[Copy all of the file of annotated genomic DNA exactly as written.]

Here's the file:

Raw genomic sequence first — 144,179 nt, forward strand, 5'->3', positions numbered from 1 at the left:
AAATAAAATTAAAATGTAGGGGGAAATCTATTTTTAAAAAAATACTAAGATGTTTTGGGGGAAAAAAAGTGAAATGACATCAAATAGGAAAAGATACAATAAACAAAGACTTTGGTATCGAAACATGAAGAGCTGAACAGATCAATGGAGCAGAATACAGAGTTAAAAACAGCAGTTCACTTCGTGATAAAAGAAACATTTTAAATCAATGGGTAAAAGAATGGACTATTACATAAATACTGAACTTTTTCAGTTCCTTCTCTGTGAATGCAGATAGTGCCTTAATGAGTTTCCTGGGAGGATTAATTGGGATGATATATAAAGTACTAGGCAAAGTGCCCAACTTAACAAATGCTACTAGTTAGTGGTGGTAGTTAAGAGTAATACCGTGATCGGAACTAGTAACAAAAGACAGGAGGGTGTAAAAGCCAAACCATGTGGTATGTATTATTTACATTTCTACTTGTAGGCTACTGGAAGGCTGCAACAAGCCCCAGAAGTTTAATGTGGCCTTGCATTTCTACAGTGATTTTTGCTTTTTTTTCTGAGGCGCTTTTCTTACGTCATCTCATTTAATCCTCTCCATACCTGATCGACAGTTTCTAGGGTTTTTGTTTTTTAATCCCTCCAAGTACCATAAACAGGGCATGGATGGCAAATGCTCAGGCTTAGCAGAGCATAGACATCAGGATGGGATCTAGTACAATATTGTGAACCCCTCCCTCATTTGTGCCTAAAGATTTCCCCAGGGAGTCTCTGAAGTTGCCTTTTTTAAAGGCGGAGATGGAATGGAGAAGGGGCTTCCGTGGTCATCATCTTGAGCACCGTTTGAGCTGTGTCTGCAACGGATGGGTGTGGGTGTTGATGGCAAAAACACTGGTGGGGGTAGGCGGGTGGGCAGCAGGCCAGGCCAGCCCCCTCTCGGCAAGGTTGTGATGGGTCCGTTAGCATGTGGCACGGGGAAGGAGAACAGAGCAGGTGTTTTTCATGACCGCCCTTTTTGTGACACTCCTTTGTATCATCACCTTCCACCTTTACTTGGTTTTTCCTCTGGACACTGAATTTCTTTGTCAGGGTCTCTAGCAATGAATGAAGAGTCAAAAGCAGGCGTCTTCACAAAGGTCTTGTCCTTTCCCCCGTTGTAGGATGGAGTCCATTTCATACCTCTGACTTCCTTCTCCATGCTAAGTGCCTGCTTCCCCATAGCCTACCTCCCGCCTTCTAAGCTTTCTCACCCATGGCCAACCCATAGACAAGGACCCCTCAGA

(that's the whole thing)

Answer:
Raw genomic sequence first — 144,179 nt, forward strand, 5'->3', positions numbered from 1 at the left:
AAATAAAATTAAAATGTAGGGGGAAATCTATTTTTAAAAAAATACTAAGATGTTTTGGGGGAAAAAAAGTGAAATGACATCAAATAGGAAAAGATACAATAAACAAAGACTTTGGTATCGAAACATGAAGAGCTGAACAGATCAATGGAGCAGAATACAGAGTTAAAAACAGCAGTTCACTTCGTGATAAAAGAAACATTTTAAATCAATGGGTAAAAGAATGGACTATTACATAAATACTGAACTTTTTCAGTTCCTTCTCTGTGAATGCAGATAGTGCCTTAATGAGTTTCCTGGGAGGATTAATTGGGATGATATATAAAGTACTAGGCAAAGTGCCCAACTTAACAAATGCTACTAGTTAGTGGTGGTAGTTAAGAGTAATACCGTGATCGGAACTAGTAACAAAAGACAGGAGGGTGTAAAAGCCAAACCATGTGGTATGTATTATTTACATTTCTACTTGTAGGCTACTGGAAGGCTGCAACAAGCCCCAGAAGTTTAATGTGGCCTTGCATTTCTACAGTGATTTTTGCTTTTTTTTCTGAGGCGCTTTTCTTACGTCATCTCATTTAATCCTCTCCATACCTGATCGACAGTTTCTAGGGTTTTTGTTTTTTAATCCCTCCAAGTACCATAAACAGGGCATGGATGGCAAATGCTCAGGCTTAGCAGAGCATAGACATCAGGATGGGATCTAGTACAATATTGTGAACCCCTCCCTCATTTGTGCCTAAAGATTTCCCCAGGGAGTCTCTGAAGTTGCCTTTTTTAAAGGCGGAGATGGAATGGAGAAGGGGCTTCCGTGGTCATCATCTTGAGCACCGTTTGAGCTGTGTCTGCAACGGATGGGTGTGGGTGTTGATGGCAAAAACACTGGTGGGGGTAGGCGGGTGGGCAGCAGGCCAGGCCAGCCCCCTCTCGGCAAGGTTGTGATGGGTCCGTTAGCATGTGGCACGGGGAAGGAGAACAGAGCAGGTGTTTTTCATGACCGCCCTTTTTGTGACACTCCTTTGTATCATCACCTTCCACCTTTACTTGGTTTTTCCTCTGGACACTGAATTTCTTTGTCAGGGTCTCTAGCAATGAATGAAGAGTCAAAAGCAGGCGTCTTCACAAAGGTCTTGTCCTTTCCCCCGTTGTAGGATGGAGTCCATTTCATACCTCTGACTTCCTTCTCCATGCTAAGTGCCTGCTTCCCCATAGCCTACCTCCCGCCTTCTAAGCTTTCTCACCCATGGCCAACCCATAGACAAGGACCCCTCAGA